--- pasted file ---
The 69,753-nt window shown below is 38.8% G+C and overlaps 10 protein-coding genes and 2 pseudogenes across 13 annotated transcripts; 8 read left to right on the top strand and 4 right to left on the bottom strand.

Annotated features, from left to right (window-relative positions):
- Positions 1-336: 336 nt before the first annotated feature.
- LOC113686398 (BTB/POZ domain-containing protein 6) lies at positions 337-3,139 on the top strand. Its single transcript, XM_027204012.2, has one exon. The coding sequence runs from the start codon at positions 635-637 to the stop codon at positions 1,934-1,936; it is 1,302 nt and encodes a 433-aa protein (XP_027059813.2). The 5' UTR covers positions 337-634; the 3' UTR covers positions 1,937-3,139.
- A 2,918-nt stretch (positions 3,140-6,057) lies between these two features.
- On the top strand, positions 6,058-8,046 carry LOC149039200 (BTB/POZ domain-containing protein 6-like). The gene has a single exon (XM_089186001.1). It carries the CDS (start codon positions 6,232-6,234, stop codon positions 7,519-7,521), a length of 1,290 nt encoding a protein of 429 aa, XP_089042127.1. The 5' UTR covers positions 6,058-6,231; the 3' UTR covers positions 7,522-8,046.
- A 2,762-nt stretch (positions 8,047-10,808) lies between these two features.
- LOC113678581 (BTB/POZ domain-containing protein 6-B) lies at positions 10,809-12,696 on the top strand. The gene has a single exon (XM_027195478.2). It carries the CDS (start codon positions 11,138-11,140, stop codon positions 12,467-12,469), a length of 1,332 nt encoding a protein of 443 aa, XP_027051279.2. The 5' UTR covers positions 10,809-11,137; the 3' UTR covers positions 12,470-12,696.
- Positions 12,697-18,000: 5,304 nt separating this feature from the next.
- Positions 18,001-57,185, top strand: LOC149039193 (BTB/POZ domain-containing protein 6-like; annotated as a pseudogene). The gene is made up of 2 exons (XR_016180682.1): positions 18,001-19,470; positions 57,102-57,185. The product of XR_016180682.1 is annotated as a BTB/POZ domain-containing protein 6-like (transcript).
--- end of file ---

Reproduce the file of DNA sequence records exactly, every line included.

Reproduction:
The 69,753-nt window shown below is 38.8% G+C and overlaps 10 protein-coding genes and 2 pseudogenes across 13 annotated transcripts; 8 read left to right on the top strand and 4 right to left on the bottom strand.

Annotated features, from left to right (window-relative positions):
- Positions 1-336: 336 nt before the first annotated feature.
- LOC113686398 (BTB/POZ domain-containing protein 6) lies at positions 337-3,139 on the top strand. Its single transcript, XM_027204012.2, has one exon. The coding sequence runs from the start codon at positions 635-637 to the stop codon at positions 1,934-1,936; it is 1,302 nt and encodes a 433-aa protein (XP_027059813.2). The 5' UTR covers positions 337-634; the 3' UTR covers positions 1,937-3,139.
- A 2,918-nt stretch (positions 3,140-6,057) lies between these two features.
- On the top strand, positions 6,058-8,046 carry LOC149039200 (BTB/POZ domain-containing protein 6-like). The gene has a single exon (XM_089186001.1). It carries the CDS (start codon positions 6,232-6,234, stop codon positions 7,519-7,521), a length of 1,290 nt encoding a protein of 429 aa, XP_089042127.1. The 5' UTR covers positions 6,058-6,231; the 3' UTR covers positions 7,522-8,046.
- A 2,762-nt stretch (positions 8,047-10,808) lies between these two features.
- LOC113678581 (BTB/POZ domain-containing protein 6-B) lies at positions 10,809-12,696 on the top strand. The gene has a single exon (XM_027195478.2). It carries the CDS (start codon positions 11,138-11,140, stop codon positions 12,467-12,469), a length of 1,332 nt encoding a protein of 443 aa, XP_027051279.2. The 5' UTR covers positions 10,809-11,137; the 3' UTR covers positions 12,470-12,696.
- Positions 12,697-18,000: 5,304 nt separating this feature from the next.
- Positions 18,001-57,185, top strand: LOC149039193 (BTB/POZ domain-containing protein 6-like; annotated as a pseudogene). The gene is made up of 2 exons (XR_016180682.1): positions 18,001-19,470; positions 57,102-57,185. The product of XR_016180682.1 is annotated as a BTB/POZ domain-containing protein 6-like (transcript).